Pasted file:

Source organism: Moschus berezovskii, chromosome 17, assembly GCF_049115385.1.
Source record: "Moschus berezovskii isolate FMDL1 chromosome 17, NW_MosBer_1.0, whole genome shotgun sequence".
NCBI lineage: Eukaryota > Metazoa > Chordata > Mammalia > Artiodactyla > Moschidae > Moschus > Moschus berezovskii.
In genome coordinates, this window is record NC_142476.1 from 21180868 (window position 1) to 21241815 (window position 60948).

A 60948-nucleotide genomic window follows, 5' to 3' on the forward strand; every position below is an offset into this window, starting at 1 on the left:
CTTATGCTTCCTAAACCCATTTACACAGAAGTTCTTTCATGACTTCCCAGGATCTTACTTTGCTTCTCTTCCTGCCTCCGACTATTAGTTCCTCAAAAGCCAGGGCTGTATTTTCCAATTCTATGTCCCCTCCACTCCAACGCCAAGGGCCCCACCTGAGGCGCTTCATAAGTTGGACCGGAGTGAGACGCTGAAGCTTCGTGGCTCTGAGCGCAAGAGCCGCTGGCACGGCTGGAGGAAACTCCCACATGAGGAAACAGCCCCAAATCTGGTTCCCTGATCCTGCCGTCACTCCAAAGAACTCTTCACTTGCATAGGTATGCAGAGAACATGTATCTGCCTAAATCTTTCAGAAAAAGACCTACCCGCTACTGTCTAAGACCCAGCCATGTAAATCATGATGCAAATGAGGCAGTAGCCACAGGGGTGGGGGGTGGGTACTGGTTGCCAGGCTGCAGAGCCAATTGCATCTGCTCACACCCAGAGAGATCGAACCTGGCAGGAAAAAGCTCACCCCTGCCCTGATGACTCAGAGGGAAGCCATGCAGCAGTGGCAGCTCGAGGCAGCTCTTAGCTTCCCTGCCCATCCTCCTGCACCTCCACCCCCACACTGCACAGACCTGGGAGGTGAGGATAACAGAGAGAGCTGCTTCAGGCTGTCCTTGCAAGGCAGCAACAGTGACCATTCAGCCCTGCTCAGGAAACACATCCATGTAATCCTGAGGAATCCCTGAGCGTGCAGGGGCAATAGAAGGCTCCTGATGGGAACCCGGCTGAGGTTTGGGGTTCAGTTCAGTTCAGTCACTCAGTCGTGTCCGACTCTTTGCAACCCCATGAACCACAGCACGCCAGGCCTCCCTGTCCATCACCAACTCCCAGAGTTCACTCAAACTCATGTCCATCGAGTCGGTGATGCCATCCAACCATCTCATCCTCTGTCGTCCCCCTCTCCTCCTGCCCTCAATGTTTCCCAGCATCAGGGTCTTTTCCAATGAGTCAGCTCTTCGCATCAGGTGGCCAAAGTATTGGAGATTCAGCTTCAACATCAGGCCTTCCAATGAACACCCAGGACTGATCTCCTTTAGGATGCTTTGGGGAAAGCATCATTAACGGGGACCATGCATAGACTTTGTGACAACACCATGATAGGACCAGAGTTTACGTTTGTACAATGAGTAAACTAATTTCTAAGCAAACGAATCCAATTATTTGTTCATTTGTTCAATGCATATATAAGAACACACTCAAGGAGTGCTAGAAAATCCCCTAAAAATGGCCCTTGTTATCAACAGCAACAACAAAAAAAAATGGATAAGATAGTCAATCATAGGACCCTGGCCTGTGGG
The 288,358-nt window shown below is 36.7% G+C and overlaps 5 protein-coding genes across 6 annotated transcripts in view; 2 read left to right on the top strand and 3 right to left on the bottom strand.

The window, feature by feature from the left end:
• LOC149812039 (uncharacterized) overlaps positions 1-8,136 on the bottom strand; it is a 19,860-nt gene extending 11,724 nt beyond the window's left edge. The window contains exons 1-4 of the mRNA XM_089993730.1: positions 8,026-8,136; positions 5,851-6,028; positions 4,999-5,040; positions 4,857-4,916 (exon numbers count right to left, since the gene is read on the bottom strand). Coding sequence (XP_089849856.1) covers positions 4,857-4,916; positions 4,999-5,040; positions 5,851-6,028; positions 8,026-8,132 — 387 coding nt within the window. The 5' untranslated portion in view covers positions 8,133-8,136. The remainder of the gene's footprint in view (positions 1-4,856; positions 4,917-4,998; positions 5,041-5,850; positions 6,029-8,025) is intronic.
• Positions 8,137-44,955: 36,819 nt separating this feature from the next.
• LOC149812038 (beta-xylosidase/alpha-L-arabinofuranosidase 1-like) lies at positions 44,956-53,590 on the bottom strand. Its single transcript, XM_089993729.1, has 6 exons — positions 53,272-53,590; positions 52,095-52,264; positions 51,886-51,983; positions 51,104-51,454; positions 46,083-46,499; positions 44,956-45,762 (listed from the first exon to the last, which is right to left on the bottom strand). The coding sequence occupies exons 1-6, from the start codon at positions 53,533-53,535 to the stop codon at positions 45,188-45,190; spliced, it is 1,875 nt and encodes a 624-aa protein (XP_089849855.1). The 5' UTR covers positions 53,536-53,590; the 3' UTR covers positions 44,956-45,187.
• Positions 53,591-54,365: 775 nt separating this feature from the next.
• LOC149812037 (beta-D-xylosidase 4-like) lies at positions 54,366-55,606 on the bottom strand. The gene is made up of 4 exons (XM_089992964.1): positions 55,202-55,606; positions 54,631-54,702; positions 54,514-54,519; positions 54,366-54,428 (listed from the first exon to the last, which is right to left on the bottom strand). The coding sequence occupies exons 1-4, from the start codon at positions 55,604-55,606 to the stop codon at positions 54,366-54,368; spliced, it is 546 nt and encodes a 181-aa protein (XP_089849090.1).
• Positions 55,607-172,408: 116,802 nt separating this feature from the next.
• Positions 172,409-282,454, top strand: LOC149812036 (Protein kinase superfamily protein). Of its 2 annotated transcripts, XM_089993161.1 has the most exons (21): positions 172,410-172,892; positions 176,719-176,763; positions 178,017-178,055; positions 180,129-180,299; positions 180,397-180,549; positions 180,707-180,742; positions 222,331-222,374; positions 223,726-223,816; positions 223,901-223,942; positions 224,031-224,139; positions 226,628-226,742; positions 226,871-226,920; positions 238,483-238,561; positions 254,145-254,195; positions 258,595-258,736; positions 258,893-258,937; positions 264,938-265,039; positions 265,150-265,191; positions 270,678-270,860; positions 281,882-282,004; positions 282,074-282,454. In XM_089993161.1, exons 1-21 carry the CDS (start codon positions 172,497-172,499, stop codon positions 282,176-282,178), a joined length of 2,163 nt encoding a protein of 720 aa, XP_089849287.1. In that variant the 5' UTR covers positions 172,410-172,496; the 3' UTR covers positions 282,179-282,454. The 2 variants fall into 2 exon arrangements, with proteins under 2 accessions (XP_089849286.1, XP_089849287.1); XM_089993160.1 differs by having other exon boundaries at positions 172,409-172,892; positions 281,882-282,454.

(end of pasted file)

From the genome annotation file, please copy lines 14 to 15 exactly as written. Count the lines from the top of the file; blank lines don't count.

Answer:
• Positions 55,607-172,408: 116,802 nt separating this feature from the next.
• Positions 172,409-282,454, top strand: LOC149812036 (Protein kinase superfamily protein). Of its 2 annotated transcripts, XM_089993161.1 has the most exons (21): positions 172,410-172,892; positions 176,719-176,763; positions 178,017-178,055; positions 180,129-180,299; positions 180,397-180,549; positions 180,707-180,742; positions 222,331-222,374; positions 223,726-223,816; positions 223,901-223,942; positions 224,031-224,139; positions 226,628-226,742; positions 226,871-226,920; positions 238,483-238,561; positions 254,145-254,195; positions 258,595-258,736; positions 258,893-258,937; positions 264,938-265,039; positions 265,150-265,191; positions 270,678-270,860; positions 281,882-282,004; positions 282,074-282,454. In XM_089993161.1, exons 1-21 carry the CDS (start codon positions 172,497-172,499, stop codon positions 282,176-282,178), a joined length of 2,163 nt encoding a protein of 720 aa, XP_089849287.1. In that variant the 5' UTR covers positions 172,410-172,496; the 3' UTR covers positions 282,179-282,454. The 2 variants fall into 2 exon arrangements, with proteins under 2 accessions (XP_089849286.1, XP_089849287.1); XM_089993160.1 differs by having other exon boundaries at positions 172,409-172,892; positions 281,882-282,454.